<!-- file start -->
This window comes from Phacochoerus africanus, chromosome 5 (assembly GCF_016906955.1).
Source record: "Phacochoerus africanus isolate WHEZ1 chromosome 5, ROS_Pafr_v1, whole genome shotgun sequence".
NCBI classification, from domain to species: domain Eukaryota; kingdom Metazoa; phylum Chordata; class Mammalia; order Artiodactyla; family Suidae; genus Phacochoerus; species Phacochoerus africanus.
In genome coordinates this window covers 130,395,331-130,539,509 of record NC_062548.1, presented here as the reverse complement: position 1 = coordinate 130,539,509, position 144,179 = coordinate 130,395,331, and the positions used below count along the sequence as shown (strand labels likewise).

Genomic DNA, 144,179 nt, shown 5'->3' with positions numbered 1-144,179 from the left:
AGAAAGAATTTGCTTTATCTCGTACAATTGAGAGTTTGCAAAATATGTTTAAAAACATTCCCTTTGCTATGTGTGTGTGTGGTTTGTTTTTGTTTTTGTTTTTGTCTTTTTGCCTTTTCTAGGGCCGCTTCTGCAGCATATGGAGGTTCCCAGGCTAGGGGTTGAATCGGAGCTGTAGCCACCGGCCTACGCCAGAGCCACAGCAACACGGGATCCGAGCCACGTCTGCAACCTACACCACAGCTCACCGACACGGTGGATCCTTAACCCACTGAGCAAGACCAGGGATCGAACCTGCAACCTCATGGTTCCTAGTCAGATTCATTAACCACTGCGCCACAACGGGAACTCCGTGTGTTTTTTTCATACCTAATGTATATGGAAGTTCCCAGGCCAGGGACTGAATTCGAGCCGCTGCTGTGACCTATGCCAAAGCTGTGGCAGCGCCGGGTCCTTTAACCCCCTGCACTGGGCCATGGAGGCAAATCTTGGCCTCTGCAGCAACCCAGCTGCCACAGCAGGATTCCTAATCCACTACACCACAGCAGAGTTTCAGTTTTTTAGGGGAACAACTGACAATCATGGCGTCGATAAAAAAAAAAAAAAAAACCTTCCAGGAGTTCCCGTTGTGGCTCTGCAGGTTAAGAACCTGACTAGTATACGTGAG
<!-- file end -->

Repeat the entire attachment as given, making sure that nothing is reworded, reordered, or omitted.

This window comes from Phacochoerus africanus, chromosome 5 (assembly GCF_016906955.1).
Source record: "Phacochoerus africanus isolate WHEZ1 chromosome 5, ROS_Pafr_v1, whole genome shotgun sequence".
NCBI classification, from domain to species: domain Eukaryota; kingdom Metazoa; phylum Chordata; class Mammalia; order Artiodactyla; family Suidae; genus Phacochoerus; species Phacochoerus africanus.
In genome coordinates this window covers 130,395,331-130,539,509 of record NC_062548.1, presented here as the reverse complement: position 1 = coordinate 130,539,509, position 144,179 = coordinate 130,395,331, and the positions used below count along the sequence as shown (strand labels likewise).

Genomic DNA, 144,179 nt, shown 5'->3' with positions numbered 1-144,179 from the left:
AGAAAGAATTTGCTTTATCTCGTACAATTGAGAGTTTGCAAAATATGTTTAAAAACATTCCCTTTGCTATGTGTGTGTGTGGTTTGTTTTTGTTTTTGTTTTTGTCTTTTTGCCTTTTCTAGGGCCGCTTCTGCAGCATATGGAGGTTCCCAGGCTAGGGGTTGAATCGGAGCTGTAGCCACCGGCCTACGCCAGAGCCACAGCAACACGGGATCCGAGCCACGTCTGCAACCTACACCACAGCTCACCGACACGGTGGATCCTTAACCCACTGAGCAAGACCAGGGATCGAACCTGCAACCTCATGGTTCCTAGTCAGATTCATTAACCACTGCGCCACAACGGGAACTCCGTGTGTTTTTTTCATACCTAATGTATATGGAAGTTCCCAGGCCAGGGACTGAATTCGAGCCGCTGCTGTGACCTATGCCAAAGCTGTGGCAGCGCCGGGTCCTTTAACCCCCTGCACTGGGCCATGGAGGCAAATCTTGGCCTCTGCAGCAACCCAGCTGCCACAGCAGGATTCCTAATCCACTACACCACAGCAGAGTTTCAGTTTTTTAGGGGAACAACTGACAATCATGGCGTCGATAAAAAAAAAAAAAAAAACCTTCCAGGAGTTCCCGTTGTGGCTCTGCAGGTTAAGAACCTGACTAGTATACGTGAG